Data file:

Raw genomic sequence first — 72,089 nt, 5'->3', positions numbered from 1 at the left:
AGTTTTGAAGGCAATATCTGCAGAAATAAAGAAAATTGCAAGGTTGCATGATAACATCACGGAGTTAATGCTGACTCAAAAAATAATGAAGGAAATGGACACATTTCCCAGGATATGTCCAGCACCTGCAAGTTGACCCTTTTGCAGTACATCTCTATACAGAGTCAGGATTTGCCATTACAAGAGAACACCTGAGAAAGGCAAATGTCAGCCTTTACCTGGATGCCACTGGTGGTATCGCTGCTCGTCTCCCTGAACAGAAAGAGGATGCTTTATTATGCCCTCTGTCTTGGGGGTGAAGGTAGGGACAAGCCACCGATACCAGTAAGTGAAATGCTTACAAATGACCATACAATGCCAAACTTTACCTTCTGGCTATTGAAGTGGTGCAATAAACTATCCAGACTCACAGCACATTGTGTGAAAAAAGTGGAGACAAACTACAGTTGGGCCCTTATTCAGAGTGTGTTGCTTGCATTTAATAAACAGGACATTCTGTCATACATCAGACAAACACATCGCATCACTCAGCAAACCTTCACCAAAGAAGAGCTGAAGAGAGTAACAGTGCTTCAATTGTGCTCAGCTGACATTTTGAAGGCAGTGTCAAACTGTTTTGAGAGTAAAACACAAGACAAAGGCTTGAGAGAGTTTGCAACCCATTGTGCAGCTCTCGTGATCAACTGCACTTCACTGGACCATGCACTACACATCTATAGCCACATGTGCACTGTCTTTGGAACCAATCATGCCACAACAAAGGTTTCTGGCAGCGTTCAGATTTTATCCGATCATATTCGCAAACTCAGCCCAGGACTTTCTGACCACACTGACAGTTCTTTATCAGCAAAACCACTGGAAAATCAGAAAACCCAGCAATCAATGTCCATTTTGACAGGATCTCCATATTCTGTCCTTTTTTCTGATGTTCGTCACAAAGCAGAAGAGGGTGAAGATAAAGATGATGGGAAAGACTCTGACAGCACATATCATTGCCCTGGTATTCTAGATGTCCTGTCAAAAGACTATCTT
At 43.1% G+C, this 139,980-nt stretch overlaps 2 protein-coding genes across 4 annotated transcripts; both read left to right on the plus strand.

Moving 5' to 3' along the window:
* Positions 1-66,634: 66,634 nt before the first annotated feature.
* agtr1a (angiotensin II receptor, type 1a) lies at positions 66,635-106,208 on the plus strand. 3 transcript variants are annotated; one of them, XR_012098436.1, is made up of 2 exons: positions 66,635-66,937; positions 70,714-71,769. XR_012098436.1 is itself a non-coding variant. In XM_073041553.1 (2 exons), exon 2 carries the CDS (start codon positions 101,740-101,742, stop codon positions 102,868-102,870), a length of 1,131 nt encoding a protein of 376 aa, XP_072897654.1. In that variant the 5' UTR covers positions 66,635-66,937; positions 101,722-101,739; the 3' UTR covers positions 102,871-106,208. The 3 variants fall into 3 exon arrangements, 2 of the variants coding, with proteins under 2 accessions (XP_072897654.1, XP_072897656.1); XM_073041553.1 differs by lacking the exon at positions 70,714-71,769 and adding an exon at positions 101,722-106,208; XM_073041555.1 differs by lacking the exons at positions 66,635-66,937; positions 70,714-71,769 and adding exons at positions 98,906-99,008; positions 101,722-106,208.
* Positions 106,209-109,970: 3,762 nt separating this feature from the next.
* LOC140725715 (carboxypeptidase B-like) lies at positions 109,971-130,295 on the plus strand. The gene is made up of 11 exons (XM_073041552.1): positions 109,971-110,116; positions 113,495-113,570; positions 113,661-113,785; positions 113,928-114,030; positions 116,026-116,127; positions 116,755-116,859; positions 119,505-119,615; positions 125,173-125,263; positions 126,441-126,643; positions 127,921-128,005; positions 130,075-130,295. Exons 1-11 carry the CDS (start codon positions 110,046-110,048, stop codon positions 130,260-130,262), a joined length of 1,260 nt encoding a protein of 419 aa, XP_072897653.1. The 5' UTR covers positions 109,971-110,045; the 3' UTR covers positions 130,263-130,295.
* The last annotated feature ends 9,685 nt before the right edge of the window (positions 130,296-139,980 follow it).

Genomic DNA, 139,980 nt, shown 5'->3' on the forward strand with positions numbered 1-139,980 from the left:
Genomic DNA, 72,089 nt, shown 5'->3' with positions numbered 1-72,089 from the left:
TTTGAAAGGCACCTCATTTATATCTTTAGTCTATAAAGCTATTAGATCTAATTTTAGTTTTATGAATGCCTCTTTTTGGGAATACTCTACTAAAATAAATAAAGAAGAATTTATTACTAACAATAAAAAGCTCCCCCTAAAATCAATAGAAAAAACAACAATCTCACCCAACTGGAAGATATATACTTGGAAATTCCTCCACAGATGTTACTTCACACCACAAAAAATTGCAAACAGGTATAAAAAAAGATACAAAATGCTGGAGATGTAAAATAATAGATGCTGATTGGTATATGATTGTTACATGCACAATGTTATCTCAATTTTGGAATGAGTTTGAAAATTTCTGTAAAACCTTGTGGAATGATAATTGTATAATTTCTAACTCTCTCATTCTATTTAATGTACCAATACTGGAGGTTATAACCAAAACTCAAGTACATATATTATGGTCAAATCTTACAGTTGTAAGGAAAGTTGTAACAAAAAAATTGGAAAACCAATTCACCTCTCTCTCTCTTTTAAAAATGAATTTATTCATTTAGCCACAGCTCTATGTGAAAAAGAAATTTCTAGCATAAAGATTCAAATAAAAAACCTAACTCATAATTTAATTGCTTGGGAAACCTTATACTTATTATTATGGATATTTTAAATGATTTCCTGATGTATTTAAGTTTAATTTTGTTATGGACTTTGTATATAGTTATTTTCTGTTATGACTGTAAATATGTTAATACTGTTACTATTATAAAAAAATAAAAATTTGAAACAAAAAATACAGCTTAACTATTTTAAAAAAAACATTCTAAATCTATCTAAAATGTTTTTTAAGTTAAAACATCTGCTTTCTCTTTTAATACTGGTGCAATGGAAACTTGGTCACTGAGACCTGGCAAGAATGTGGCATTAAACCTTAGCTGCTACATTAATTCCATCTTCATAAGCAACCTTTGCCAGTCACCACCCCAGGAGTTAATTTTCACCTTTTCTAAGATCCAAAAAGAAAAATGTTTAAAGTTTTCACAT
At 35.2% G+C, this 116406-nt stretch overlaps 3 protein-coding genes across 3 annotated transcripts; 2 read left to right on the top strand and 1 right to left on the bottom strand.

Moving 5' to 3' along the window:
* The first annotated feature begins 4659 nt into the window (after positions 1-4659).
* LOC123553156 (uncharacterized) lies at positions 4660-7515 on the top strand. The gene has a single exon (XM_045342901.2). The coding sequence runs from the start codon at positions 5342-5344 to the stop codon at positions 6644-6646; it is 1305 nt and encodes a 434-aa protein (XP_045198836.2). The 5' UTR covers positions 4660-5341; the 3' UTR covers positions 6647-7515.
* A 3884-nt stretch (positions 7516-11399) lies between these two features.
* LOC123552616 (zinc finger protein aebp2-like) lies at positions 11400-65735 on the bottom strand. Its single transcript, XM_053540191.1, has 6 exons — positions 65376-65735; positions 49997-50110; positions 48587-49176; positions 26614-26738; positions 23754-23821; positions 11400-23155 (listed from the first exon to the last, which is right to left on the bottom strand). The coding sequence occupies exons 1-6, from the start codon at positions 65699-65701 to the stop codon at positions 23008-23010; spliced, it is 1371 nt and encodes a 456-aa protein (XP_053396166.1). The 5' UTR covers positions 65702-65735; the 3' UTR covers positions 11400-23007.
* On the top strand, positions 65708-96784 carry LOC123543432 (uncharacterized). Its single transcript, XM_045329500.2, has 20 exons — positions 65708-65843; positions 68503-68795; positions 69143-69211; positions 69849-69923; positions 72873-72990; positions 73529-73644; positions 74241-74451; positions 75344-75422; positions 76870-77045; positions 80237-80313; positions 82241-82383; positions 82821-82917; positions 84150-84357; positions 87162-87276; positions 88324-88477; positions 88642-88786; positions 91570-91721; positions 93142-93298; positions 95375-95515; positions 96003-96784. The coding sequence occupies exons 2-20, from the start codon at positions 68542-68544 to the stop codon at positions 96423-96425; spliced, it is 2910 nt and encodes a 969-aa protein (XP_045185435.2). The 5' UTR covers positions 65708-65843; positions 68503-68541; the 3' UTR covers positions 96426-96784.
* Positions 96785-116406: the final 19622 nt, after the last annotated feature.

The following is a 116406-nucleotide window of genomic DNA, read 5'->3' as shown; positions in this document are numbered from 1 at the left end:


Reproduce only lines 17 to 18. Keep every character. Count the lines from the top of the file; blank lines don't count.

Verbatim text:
* A 3884-nt stretch (positions 7516-11399) lies between these two features.
* LOC123552616 (zinc finger protein aebp2-like) lies at positions 11400-65735 on the bottom strand. Its single transcript, XM_053540191.1, has 6 exons — positions 65376-65735; positions 49997-50110; positions 48587-49176; positions 26614-26738; positions 23754-23821; positions 11400-23155 (listed from the first exon to the last, which is right to left on the bottom strand). The coding sequence occupies exons 1-6, from the start codon at positions 65699-65701 to the stop codon at positions 23008-23010; spliced, it is 1371 nt and encodes a 456-aa protein (XP_053396166.1). The 5' UTR covers positions 65702-65735; the 3' UTR covers positions 11400-23007.